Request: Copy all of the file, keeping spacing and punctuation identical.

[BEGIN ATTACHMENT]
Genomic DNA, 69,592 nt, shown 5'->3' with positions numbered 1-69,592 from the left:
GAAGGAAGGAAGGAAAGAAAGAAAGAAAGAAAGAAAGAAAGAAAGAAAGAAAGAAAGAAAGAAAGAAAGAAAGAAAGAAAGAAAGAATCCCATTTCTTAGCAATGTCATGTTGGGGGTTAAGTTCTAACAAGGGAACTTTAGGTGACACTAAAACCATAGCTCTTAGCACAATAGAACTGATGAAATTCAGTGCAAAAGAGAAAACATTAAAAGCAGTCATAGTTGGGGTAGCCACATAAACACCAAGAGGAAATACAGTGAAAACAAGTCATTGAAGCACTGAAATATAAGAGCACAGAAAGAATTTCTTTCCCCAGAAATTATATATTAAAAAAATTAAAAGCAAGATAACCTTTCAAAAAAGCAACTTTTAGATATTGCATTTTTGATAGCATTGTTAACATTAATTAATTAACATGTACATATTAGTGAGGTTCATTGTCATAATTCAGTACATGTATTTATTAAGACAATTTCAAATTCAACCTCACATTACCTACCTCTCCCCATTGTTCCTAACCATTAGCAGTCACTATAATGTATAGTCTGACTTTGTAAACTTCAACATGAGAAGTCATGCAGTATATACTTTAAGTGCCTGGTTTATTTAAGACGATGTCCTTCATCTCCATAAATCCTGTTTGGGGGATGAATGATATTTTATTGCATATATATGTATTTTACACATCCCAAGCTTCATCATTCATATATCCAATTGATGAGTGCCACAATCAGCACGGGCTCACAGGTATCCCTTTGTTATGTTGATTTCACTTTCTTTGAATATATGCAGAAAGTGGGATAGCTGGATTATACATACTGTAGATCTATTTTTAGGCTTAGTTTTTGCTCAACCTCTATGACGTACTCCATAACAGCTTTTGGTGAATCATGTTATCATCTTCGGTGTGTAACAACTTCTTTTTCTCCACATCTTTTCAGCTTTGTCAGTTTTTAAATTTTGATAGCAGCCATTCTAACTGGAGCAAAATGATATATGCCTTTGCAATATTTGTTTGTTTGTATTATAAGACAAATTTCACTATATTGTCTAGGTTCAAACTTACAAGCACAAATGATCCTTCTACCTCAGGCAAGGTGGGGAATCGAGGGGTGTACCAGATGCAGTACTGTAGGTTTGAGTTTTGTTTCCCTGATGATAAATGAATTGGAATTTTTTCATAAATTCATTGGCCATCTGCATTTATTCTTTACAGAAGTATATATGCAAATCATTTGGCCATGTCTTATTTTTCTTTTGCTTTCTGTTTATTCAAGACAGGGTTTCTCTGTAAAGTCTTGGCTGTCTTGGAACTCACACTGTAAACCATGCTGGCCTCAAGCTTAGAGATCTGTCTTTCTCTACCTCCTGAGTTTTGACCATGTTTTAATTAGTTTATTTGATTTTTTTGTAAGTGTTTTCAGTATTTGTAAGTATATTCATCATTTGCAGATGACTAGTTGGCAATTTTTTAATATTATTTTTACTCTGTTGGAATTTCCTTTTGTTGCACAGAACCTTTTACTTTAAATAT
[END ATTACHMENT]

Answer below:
Genomic DNA, 69,592 nt, shown 5'->3' with positions numbered 1-69,592 from the left:
GAAGGAAGGAAGGAAAGAAAGAAAGAAAGAAAGAAAGAAAGAAAGAAAGAAAGAAAGAAAGAAAGAAAGAAAGAAAGAAAGAAAGAATCCCATTTCTTAGCAATGTCATGTTGGGGGTTAAGTTCTAACAAGGGAACTTTAGGTGACACTAAAACCATAGCTCTTAGCACAATAGAACTGATGAAATTCAGTGCAAAAGAGAAAACATTAAAAGCAGTCATAGTTGGGGTAGCCACATAAACACCAAGAGGAAATACAGTGAAAACAAGTCATTGAAGCACTGAAATATAAGAGCACAGAAAGAATTTCTTTCCCCAGAAATTATATATTAAAAAAATTAAAAGCAAGATAACCTTTCAAAAAAGCAACTTTTAGATATTGCATTTTTGATAGCATTGTTAACATTAATTAATTAACATGTACATATTAGTGAGGTTCATTGTCATAATTCAGTACATGTATTTATTAAGACAATTTCAAATTCAACCTCACATTACCTACCTCTCCCCATTGTTCCTAACCATTAGCAGTCACTATAATGTATAGTCTGACTTTGTAAACTTCAACATGAGAAGTCATGCAGTATATACTTTAAGTGCCTGGTTTATTTAAGACGATGTCCTTCATCTCCATAAATCCTGTTTGGGGGATGAATGATATTTTATTGCATATATATGTATTTTACACATCCCAAGCTTCATCATTCATATATCCAATTGATGAGTGCCACAATCAGCACGGGCTCACAGGTATCCCTTTGTTATGTTGATTTCACTTTCTTTGAATATATGCAGAAAGTGGGATAGCTGGATTATACATACTGTAGATCTATTTTTAGGCTTAGTTTTTGCTCAACCTCTATGACGTACTCCATAACAGCTTTTGGTGAATCATGTTATCATCTTCGGTGTGTAACAACTTCTTTTTCTCCACATCTTTTCAGCTTTGTCAGTTTTTAAATTTTGATAGCAGCCATTCTAACTGGAGCAAAATGATATATGCCTTTGCAATATTTGTTTGTTTGTATTATAAGACAAATTTCACTATATTGTCTAGGTTCAAACTTACAAGCACAAATGATCCTTCTACCTCAGGCAAGGTGGGGAATCGAGGGGTGTACCAGATGCAGTACTGTAGGTTTGAGTTTTGTTTCCCTGATGATAAATGAATTGGAATTTTTTCATAAATTCATTGGCCATCTGCATTTATTCTTTACAGAAGTATATATGCAAATCATTTGGCCATGTCTTATTTTTCTTTTGCTTTCTGTTTATTCAAGACAGGGTTTCTCTGTAAAGTCTTGGCTGTCTTGGAACTCACACTGTAAACCATGCTGGCCTCAAGCTTAGAGATCTGTCTTTCTCTACCTCCTGAGTTTTGACCATGTTTTAATTAGTTTATTTGATTTTTTTGTAAGTGTTTTCAGTATTTGTAAGTATATTCATCATTTGCAGATGACTAGTTGGCAATTTTTTAATATTATTTTTACTCTGTTGGAATTTCCTTTTGTTGCACAGAACCTTTTACTTTAAATAT